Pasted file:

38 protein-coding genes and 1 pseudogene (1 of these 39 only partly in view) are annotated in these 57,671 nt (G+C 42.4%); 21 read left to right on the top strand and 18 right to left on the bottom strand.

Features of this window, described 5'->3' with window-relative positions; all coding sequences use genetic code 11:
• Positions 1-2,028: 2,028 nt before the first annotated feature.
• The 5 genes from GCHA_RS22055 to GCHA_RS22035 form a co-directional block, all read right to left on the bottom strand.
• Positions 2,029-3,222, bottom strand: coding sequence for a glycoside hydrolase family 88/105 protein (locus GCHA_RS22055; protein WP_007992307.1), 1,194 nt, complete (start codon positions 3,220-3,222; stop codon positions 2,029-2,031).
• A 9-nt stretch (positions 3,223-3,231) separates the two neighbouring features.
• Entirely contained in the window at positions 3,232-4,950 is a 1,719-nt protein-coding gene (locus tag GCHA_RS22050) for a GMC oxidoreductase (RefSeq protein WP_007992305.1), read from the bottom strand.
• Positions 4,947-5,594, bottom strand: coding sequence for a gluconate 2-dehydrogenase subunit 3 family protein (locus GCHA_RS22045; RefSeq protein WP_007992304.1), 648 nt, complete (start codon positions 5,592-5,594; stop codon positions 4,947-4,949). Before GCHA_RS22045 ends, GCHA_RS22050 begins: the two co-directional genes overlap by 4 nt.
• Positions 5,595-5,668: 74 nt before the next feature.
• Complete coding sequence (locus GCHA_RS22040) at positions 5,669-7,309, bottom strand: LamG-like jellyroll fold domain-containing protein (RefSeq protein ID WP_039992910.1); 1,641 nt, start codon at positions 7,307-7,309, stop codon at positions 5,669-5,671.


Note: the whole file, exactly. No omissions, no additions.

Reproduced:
38 protein-coding genes and 1 pseudogene (1 of these 39 only partly in view) are annotated in these 57,671 nt (G+C 42.4%); 21 read left to right on the top strand and 18 right to left on the bottom strand.

Features of this window, described 5'->3' with window-relative positions; all coding sequences use genetic code 11:
• Positions 1-2,028: 2,028 nt before the first annotated feature.
• The 5 genes from GCHA_RS22055 to GCHA_RS22035 form a co-directional block, all read right to left on the bottom strand.
• Positions 2,029-3,222, bottom strand: coding sequence for a glycoside hydrolase family 88/105 protein (locus GCHA_RS22055; protein WP_007992307.1), 1,194 nt, complete (start codon positions 3,220-3,222; stop codon positions 2,029-2,031).
• A 9-nt stretch (positions 3,223-3,231) separates the two neighbouring features.
• Entirely contained in the window at positions 3,232-4,950 is a 1,719-nt protein-coding gene (locus tag GCHA_RS22050) for a GMC oxidoreductase (RefSeq protein WP_007992305.1), read from the bottom strand.
• Positions 4,947-5,594, bottom strand: coding sequence for a gluconate 2-dehydrogenase subunit 3 family protein (locus GCHA_RS22045; RefSeq protein WP_007992304.1), 648 nt, complete (start codon positions 5,592-5,594; stop codon positions 4,947-4,949). Before GCHA_RS22045 ends, GCHA_RS22050 begins: the two co-directional genes overlap by 4 nt.
• Positions 5,595-5,668: 74 nt before the next feature.
• Complete coding sequence (locus GCHA_RS22040) at positions 5,669-7,309, bottom strand: LamG-like jellyroll fold domain-containing protein (RefSeq protein ID WP_039992910.1); 1,641 nt, start codon at positions 7,307-7,309, stop codon at positions 5,669-5,671.